“When I was in Korea we celebrated this holiday by putting up our national flag outside of our house. Here in the Philippines, to be honest, I often forget about this holiday since it isn’t a holiday here so most of the time, I spent it just like a normal day. But, what I do when I remember it is I post some photo cards or pictures online; sometimes [I] just read about it to give myself some spirit. I have never celebrated this day properly while I was in the Philippines, but most of the time, I was in the school’s dorm during this day.”
According to Kim, she feels ashamed of herself when she forgets the said holiday. “Gaecheonjeol is important to me because it is a day that tells me how our nation was born,” relating to birthday celebrations. And she is filled with joy “everytime I see Korean flags hung up during specific holidays.”
Meanwhile, she shared that “living [in the country] has been hard because some people expect Koreans to be like the ones in the Korean dramas,” especially how Filipinos sometimes question her physical appearance that affects her self-esteem; yet fun as well as how “the most memorable thing that I have was having fun with my friends and through it, I can tell it was never a regret of coming here in the Philippines.”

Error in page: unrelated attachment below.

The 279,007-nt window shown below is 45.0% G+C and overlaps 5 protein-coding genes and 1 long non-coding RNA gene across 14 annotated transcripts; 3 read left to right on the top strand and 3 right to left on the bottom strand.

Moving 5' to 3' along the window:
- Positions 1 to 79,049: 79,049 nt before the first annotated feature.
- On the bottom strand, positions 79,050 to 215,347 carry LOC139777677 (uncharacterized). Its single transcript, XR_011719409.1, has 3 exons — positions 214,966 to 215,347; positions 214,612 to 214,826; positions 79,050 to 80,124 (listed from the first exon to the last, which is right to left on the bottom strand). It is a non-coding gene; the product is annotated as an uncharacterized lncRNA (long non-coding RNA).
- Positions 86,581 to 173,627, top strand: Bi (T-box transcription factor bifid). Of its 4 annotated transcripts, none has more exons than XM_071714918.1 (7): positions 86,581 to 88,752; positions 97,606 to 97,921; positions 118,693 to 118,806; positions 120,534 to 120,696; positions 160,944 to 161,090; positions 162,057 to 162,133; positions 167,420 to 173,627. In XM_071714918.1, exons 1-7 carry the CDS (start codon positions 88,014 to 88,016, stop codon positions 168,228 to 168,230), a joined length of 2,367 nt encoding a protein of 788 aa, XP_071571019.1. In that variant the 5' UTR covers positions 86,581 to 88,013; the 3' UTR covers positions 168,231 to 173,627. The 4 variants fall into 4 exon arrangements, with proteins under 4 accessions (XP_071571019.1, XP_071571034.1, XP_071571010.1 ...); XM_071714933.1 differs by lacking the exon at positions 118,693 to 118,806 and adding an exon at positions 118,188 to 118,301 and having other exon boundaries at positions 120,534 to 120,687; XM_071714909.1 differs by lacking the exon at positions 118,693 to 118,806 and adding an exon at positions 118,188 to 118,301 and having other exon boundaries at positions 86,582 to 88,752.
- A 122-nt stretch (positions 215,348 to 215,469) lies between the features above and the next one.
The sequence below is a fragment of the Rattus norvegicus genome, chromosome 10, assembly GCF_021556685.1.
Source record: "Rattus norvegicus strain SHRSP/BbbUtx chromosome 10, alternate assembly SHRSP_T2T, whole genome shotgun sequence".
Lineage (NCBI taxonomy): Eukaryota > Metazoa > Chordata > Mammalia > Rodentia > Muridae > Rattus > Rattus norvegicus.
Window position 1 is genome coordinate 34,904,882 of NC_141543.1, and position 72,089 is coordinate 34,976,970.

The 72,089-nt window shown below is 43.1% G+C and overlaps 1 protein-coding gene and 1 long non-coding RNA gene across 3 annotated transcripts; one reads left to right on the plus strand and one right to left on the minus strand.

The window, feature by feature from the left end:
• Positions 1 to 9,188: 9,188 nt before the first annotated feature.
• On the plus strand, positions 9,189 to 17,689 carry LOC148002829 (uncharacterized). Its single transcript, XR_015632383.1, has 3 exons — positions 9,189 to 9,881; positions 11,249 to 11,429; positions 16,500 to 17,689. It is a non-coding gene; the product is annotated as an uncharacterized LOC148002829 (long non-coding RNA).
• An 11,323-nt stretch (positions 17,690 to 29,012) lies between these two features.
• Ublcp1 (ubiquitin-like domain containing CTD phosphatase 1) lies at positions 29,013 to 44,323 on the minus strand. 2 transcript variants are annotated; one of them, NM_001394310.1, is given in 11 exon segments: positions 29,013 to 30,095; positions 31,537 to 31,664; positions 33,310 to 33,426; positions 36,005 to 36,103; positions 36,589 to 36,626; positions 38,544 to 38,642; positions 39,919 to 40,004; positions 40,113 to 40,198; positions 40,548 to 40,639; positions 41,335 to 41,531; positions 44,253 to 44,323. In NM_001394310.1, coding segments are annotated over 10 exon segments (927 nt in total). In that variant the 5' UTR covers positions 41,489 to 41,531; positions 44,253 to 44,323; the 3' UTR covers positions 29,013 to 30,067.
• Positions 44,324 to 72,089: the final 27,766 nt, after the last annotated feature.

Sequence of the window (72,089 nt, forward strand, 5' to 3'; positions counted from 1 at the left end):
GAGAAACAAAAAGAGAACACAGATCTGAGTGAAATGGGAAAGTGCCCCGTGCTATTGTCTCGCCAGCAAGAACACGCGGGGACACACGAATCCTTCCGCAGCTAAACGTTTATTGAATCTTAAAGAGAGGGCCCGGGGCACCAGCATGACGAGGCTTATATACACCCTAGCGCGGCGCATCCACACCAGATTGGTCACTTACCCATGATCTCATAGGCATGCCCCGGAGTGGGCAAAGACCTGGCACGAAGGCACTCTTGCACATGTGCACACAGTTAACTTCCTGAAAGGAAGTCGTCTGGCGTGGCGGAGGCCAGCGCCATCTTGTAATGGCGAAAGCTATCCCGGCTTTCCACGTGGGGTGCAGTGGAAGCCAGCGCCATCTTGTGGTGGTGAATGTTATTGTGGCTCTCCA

In addition, Kim explained that there are still parts of Korean history that remain unknown.
“As a student, what I do is share some knowledge about [history on Korean comfort women] because I really find this issue [including those who were victims of being comfort women across the globe] important for the world to know,” as she believes that by doing so, it will “partially helped Korea thrive as a nation.”